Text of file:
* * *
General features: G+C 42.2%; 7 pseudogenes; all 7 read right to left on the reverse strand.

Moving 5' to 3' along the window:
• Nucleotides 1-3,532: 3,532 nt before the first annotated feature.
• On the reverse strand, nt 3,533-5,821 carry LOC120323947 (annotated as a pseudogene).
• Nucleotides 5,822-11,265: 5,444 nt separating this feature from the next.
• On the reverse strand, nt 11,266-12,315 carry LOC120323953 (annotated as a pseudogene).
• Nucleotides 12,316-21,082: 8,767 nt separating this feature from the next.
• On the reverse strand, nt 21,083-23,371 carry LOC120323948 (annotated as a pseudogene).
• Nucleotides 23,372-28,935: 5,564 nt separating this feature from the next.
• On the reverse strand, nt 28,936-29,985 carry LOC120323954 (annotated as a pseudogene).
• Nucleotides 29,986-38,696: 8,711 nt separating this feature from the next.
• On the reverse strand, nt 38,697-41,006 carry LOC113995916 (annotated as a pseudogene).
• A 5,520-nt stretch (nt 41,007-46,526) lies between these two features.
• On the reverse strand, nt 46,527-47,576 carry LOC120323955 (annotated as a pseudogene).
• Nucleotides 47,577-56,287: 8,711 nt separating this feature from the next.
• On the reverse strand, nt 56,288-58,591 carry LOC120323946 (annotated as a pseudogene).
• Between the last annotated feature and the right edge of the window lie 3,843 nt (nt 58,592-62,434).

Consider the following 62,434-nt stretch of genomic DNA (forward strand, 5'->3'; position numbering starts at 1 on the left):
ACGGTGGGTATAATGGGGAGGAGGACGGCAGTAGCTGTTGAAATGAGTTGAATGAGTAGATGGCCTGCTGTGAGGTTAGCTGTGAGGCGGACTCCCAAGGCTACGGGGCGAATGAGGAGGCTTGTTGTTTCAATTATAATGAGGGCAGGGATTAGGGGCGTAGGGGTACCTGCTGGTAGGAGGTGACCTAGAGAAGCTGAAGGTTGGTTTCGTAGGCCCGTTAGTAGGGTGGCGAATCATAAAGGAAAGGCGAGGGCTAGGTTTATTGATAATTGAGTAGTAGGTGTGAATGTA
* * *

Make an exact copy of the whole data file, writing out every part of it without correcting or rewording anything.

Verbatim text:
General features: G+C 42.2%; 7 pseudogenes; all 7 read right to left on the reverse strand.

Moving 5' to 3' along the window:
• Nucleotides 1-3,532: 3,532 nt before the first annotated feature.
• On the reverse strand, nt 3,533-5,821 carry LOC120323947 (annotated as a pseudogene).
• Nucleotides 5,822-11,265: 5,444 nt separating this feature from the next.
• On the reverse strand, nt 11,266-12,315 carry LOC120323953 (annotated as a pseudogene).
• Nucleotides 12,316-21,082: 8,767 nt separating this feature from the next.
• On the reverse strand, nt 21,083-23,371 carry LOC120323948 (annotated as a pseudogene).
• Nucleotides 23,372-28,935: 5,564 nt separating this feature from the next.
• On the reverse strand, nt 28,936-29,985 carry LOC120323954 (annotated as a pseudogene).
• Nucleotides 29,986-38,696: 8,711 nt separating this feature from the next.
• On the reverse strand, nt 38,697-41,006 carry LOC113995916 (annotated as a pseudogene).
• A 5,520-nt stretch (nt 41,007-46,526) lies between these two features.
• On the reverse strand, nt 46,527-47,576 carry LOC120323955 (annotated as a pseudogene).
• Nucleotides 47,577-56,287: 8,711 nt separating this feature from the next.
• On the reverse strand, nt 56,288-58,591 carry LOC120323946 (annotated as a pseudogene).
• Between the last annotated feature and the right edge of the window lie 3,843 nt (nt 58,592-62,434).

Consider the following 62,434-nt stretch of genomic DNA (forward strand, 5'->3'; position numbering starts at 1 on the left):
ACGGTGGGTATAATGGGGAGGAGGACGGCAGTAGCTGTTGAAATGAGTTGAATGAGTAGATGGCCTGCTGTGAGGTTAGCTGTGAGGCGGACTCCCAAGGCTACGGGGCGAATGAGGAGGCTTGTTGTTTCAATTATAATGAGGGCAGGGATTAGGGGCGTAGGGGTACCTGCTGGTAGGAGGTGACCTAGAGAAGCTGAAGGTTGGTTTCGTAGGCCCGTTAGTAGGGTGGCGAATCATAAAGGAAAGGCGAGGGCTAGGTTTATTGATAATTGAGTAGTAGGTGTGAATGTA